and error reporting. You can edit without problems any Java -8
-based source code with the IDE, compile and run – which, for
lambda expressions, are not such an easy task as one might think
.

In addition, a lot has happened in the UI area
just lately, so now also content-assist and auto-completion work
almost everywhere. And even lambdas, specific refactorings already
work, above all the refactoring, with which you can convert
Anonymous Inner Classes in lambda expressions (and vice versa). As
a clean-up operation it’s a huge relief.

In addition to the lambda expressions, the new
type annotations are interesting, and are already supported by the
JDT. Types can be annotated much more flexible than previously. The
standard case for this is the @ NonNull annotation that can be
attached, for example, the type of the list elements of a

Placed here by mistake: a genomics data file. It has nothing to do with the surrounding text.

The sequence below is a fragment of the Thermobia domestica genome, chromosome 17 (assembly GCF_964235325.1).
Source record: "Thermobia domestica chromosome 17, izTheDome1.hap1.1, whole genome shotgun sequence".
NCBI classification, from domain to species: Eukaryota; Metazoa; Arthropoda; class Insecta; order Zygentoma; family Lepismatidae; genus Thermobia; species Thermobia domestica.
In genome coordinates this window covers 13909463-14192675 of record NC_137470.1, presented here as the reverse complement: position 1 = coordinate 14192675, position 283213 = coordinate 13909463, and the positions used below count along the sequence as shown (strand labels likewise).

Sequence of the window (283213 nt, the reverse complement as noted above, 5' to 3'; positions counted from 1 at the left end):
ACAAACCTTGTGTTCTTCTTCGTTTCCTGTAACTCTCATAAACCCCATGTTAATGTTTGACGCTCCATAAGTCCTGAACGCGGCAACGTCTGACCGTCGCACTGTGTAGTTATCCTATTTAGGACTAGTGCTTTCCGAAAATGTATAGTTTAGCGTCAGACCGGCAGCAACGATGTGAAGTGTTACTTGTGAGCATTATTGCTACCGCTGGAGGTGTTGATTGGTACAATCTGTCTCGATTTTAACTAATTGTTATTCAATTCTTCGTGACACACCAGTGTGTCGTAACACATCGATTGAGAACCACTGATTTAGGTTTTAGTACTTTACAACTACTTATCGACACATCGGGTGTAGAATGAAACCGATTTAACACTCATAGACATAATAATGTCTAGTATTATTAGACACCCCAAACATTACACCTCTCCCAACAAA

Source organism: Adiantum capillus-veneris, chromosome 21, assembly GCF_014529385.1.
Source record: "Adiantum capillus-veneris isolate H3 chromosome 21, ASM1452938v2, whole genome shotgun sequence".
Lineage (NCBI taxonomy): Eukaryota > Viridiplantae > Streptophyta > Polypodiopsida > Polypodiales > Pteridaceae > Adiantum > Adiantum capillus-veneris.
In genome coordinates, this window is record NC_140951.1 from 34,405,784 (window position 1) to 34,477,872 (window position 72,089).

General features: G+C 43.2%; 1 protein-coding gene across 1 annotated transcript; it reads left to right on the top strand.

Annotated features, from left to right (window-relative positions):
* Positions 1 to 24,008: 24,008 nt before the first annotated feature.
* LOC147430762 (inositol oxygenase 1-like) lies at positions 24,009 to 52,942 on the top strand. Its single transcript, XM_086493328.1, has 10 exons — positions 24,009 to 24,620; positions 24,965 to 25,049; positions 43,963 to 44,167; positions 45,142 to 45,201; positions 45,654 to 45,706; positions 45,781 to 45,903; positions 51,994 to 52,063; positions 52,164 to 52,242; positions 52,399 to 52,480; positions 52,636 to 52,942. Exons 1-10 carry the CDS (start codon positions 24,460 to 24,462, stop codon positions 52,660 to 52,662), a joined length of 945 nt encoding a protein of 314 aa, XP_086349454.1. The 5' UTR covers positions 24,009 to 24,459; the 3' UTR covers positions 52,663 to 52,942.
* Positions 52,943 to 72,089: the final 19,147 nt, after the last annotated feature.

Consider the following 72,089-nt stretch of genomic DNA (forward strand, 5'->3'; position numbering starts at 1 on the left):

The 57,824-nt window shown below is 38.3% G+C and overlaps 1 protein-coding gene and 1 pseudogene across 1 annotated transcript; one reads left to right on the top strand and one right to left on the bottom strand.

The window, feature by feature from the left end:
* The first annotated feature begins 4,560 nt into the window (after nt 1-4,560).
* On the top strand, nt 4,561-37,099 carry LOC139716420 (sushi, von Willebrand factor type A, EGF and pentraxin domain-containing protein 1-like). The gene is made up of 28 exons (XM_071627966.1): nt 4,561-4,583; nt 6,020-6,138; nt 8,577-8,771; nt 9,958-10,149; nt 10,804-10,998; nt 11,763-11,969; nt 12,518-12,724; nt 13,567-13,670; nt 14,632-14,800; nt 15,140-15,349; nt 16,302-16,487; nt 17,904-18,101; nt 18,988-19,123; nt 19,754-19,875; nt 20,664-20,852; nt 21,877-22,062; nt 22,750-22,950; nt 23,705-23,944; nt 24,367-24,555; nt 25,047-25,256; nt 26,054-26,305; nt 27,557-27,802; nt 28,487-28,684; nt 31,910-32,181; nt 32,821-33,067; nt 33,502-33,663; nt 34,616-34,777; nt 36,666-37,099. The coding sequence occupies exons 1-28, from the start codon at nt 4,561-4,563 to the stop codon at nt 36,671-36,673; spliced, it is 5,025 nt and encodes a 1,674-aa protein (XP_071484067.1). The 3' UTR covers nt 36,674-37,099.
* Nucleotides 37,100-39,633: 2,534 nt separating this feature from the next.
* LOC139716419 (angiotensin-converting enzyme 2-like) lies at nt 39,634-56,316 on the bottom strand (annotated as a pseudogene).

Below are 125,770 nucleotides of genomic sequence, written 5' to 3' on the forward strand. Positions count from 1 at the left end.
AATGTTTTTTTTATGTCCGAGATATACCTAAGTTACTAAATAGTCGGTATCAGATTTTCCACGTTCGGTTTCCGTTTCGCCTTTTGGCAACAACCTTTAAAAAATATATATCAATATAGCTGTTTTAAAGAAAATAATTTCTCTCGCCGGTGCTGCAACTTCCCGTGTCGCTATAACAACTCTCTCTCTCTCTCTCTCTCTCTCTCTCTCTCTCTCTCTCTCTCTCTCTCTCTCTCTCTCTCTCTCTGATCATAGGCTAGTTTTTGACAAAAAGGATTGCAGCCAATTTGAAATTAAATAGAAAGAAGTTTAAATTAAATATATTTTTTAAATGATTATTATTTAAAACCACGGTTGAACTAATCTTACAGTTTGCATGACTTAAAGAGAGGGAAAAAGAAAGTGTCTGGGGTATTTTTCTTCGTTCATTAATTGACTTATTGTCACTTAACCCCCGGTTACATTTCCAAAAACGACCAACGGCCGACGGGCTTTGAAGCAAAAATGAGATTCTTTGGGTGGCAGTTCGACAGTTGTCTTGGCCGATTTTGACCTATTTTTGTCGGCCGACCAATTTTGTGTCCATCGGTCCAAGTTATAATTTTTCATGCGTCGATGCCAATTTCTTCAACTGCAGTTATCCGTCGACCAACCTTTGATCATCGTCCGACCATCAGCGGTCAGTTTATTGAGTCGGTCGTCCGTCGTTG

collection now (as an example of a pluggable type
system).

While only the actual mechanism is implemented
in the standard JDK, Eclipse is already being implemented with
ready annotations (for example @ NonNull ), which are reviewed by
the Eclipse compiler. This feature was already in Eclipse Java 8,
but has now become much more flexible with the Type annotation. By
substituting these annotations consistently, you can save yourself
a lot of null checks in code and rely instead on the compiler. A
very useful compiler feature.

You are employed by Pivotal and SpringSource
respectively . Where are exactly the benefits, for Spring in
inserting Eclipse Tooling?

Our goal is to make the development of
next-generation applications as simple and efficient as possible.
Therefore we work ourselves alongside the Spring Framework in a
whole range of other frameworks and libraries that make modern